“The purpose of pruning is to improve the quality of the roses, not to hurt the bush.”
What is Pruning?
The practice of selectively removing plant parts (branches, buds, spent flowers, etc.) to manipulate the plant for landscape purposes.
1. Accentuate an ornamental feature (flowers, fruit, etc.)
2. Control size.
3. Maintain plant health. Always cut out dead, dying, diseased or damaged wood:
– Remove crossing or rubbing branches.
– Maintain good air circulation within the plants framework.
– Remove unwanted shoots.
4. Maintain a desired shape:
– Know the plant and its natural shape, trying to fight it will lead to undesirable results.
– Allow the plant to get a little bigger each year. Only trim half to two-thirds of the new growth.)
Depending on the plant and desired effects, routine pruning is necessary in order to optimize the plant’s ornamental features.
Method 1: Trimming
A light pruning to maintain shape or size between late winter and late summer. Deadheading flowering plants encourages the production of more blooms.
Method 2: Annual Hard Pruning
Cutting back to a short framework. This is best for deciduous shrubs where the current season’s growth offers the best ornamental feature. Typically done in late winter or early spring.
Method 3: Rejuvenation or Thinning
Annually cut away one third of the oldest branches to keep the plant younger and stronger and to maintain good air circulation. This should occur in late winter/early spring or just after bloom for spring blooming plants.
Basic Tools for Pruning
Pruning shears, loppers or a small pruning saw.
We carry a great selection of tools for all your pruning needs.
When to Prune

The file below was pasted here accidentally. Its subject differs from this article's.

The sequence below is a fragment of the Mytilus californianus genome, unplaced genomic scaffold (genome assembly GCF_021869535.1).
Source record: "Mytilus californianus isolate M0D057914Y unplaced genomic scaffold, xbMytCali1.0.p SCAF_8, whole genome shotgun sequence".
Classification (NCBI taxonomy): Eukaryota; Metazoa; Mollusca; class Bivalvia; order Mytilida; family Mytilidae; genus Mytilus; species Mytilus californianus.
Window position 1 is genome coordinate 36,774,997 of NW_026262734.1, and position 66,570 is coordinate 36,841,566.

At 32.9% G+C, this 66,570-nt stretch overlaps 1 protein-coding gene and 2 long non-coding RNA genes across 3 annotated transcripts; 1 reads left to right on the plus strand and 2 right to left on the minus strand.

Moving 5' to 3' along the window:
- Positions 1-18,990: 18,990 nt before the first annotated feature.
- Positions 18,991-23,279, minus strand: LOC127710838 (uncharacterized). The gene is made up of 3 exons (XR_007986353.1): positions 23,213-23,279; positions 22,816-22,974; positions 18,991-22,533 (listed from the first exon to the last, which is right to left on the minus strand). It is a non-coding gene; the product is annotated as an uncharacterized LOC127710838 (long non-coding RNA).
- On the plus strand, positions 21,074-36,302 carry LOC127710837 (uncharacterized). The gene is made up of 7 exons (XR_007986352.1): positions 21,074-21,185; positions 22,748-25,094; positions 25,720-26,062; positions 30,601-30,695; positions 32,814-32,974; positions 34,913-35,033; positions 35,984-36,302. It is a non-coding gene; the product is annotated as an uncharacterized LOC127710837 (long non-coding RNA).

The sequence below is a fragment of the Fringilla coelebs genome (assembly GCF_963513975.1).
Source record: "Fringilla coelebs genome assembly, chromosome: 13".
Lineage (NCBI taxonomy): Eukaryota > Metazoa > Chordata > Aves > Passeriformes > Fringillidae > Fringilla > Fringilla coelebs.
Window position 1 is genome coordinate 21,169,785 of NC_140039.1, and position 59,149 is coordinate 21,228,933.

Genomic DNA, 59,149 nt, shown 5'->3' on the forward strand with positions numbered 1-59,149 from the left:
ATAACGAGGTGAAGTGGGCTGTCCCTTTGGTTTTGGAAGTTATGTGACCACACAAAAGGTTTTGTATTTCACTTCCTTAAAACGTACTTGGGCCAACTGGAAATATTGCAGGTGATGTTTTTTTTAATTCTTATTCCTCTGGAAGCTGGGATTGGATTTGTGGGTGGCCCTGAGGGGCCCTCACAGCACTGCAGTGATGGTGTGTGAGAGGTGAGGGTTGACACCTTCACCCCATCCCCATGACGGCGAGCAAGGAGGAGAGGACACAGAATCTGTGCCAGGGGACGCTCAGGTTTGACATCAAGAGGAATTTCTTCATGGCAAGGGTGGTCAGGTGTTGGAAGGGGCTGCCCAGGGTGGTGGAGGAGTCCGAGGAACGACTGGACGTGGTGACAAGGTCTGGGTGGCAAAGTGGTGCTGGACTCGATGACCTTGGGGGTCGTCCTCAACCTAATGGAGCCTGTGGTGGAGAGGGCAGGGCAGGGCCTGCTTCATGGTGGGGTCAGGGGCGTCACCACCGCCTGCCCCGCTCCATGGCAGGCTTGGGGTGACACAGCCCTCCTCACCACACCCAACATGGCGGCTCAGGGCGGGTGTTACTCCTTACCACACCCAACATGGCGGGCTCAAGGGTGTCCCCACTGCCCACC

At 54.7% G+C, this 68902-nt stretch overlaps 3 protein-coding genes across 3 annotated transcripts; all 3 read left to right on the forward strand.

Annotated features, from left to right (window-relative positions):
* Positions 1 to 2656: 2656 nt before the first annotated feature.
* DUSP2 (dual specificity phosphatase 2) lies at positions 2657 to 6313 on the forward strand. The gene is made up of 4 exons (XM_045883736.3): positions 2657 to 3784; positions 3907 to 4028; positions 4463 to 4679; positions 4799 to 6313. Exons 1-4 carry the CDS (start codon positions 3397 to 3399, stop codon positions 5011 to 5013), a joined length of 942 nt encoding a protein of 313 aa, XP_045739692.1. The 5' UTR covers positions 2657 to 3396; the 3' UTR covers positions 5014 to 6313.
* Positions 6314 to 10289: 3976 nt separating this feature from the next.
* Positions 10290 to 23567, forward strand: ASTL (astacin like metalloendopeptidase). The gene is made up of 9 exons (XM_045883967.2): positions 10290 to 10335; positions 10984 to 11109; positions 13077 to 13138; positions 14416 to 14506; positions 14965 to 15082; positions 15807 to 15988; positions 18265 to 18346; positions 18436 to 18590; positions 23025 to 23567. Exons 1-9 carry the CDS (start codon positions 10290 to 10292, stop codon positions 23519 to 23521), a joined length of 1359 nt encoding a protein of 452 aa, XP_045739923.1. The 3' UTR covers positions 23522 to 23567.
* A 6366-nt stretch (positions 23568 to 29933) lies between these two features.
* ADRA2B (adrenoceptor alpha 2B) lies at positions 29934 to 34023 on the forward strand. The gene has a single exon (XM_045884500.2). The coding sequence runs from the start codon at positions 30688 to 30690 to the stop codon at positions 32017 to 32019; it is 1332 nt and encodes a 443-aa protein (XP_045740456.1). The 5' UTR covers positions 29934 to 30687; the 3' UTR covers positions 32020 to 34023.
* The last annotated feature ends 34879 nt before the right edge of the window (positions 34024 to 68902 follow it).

The right time to prune depends on the type of plant, the desired outcome and the severity of the pruning. Pruning to remove broken, dead or diseased parts can be done at any time of year.
Most trees and shrubs, especially those that flower on current season’s new growth, should be pruned in late winter or early spring before the onset of new growth. (March-April).
Plants that bloom on previous season’s wood such as fruit trees, rhododendrons, azaleas and lilacs should be pruned immediately after blooming to maximize the next year’s flowering.
Summer flowering shrubs such as butterfly bush, hydrangea*, crape myrtle, roses, spirea and privet should be pruned before bud break in the spring. Now is also the time to prune fruit trees and evergreens such as arborvitae, holly, boxwood, juniper and yew.
Prune most spring flowering trees and shrubs right after they flower. This includes andromeda, azalea, forsythia, rhodo- dendron, lilacs, dogwoods, flowering cherry and plum trees and some hydrangea varieties.*
This is the preferred time to thin most deciduous trees such as birch, linden, maples, flowering cherry and plums, spruces and honey locust. Prune hedges as needed to maintain shape.
Heavy pruning at this time could result in the stimulation of new growth that may not have enough time to mature before winter, making it prone to frost damage. Limit pruning to the removal of dead or damaged branches only during this time.